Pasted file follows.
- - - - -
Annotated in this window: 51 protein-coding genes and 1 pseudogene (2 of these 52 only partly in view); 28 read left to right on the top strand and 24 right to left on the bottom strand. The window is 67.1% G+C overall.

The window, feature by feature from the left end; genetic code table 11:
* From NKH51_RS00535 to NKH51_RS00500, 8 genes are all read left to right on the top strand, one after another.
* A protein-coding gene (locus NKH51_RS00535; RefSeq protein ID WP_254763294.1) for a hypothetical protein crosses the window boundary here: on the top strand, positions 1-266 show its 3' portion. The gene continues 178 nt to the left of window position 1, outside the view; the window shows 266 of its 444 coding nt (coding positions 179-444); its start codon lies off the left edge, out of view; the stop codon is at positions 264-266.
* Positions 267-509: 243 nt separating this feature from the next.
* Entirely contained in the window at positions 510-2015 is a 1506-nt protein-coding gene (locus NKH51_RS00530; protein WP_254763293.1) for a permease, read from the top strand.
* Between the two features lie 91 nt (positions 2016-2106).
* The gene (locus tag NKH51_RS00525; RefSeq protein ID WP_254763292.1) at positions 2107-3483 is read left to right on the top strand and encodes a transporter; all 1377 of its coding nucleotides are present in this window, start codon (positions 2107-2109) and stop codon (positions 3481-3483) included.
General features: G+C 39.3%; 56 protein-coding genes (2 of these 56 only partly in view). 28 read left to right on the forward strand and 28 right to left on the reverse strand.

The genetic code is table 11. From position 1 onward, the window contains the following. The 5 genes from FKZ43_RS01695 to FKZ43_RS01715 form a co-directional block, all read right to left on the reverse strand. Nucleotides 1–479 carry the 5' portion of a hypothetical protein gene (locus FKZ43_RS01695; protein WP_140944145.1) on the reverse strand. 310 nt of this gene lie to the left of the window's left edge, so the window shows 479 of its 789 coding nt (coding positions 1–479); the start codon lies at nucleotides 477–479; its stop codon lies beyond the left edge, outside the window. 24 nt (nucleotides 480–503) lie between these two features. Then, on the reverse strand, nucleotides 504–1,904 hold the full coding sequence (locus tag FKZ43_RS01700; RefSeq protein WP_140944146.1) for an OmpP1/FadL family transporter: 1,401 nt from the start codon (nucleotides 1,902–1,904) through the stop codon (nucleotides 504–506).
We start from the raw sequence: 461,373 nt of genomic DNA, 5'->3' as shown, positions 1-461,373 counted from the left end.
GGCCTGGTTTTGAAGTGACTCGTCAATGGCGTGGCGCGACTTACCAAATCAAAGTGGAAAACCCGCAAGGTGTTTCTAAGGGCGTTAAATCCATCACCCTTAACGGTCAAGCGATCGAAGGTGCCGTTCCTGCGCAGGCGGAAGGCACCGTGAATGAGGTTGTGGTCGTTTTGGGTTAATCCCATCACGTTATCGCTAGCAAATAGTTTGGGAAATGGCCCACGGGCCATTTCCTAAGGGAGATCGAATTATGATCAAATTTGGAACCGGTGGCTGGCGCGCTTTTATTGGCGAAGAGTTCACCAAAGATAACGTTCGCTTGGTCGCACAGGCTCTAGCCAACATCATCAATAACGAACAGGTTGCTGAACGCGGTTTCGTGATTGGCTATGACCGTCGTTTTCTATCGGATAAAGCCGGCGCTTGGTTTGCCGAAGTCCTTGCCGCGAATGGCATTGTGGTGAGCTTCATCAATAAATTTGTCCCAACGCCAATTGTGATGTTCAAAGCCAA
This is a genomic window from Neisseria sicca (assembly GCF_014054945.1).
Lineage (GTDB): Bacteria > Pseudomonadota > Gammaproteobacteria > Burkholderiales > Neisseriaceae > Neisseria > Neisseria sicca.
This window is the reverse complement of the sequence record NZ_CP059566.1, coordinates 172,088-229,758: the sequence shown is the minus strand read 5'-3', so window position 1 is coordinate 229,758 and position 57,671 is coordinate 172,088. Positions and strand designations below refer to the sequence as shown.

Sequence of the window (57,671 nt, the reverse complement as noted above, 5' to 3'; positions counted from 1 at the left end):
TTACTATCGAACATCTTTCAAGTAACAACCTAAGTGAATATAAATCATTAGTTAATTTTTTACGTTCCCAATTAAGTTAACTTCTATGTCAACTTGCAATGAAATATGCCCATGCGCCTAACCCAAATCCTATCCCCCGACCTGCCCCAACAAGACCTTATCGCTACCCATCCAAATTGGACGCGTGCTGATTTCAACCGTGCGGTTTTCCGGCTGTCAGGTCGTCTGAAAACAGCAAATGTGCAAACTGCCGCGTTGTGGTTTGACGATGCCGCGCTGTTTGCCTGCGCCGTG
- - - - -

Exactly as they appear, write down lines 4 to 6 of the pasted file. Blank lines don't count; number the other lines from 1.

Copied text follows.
* A protein-coding gene (locus NKH51_RS00535; RefSeq protein ID WP_254763294.1) for a hypothetical protein crosses the window boundary here: on the top strand, positions 1-266 show its 3' portion. The gene continues 178 nt to the left of window position 1, outside the view; the window shows 266 of its 444 coding nt (coding positions 179-444); its start codon lies off the left edge, out of view; the stop codon is at positions 264-266.
* Positions 267-509: 243 nt separating this feature from the next.
* Entirely contained in the window at positions 510-2015 is a 1506-nt protein-coding gene (locus NKH51_RS00530; protein WP_254763293.1) for a permease, read from the top strand.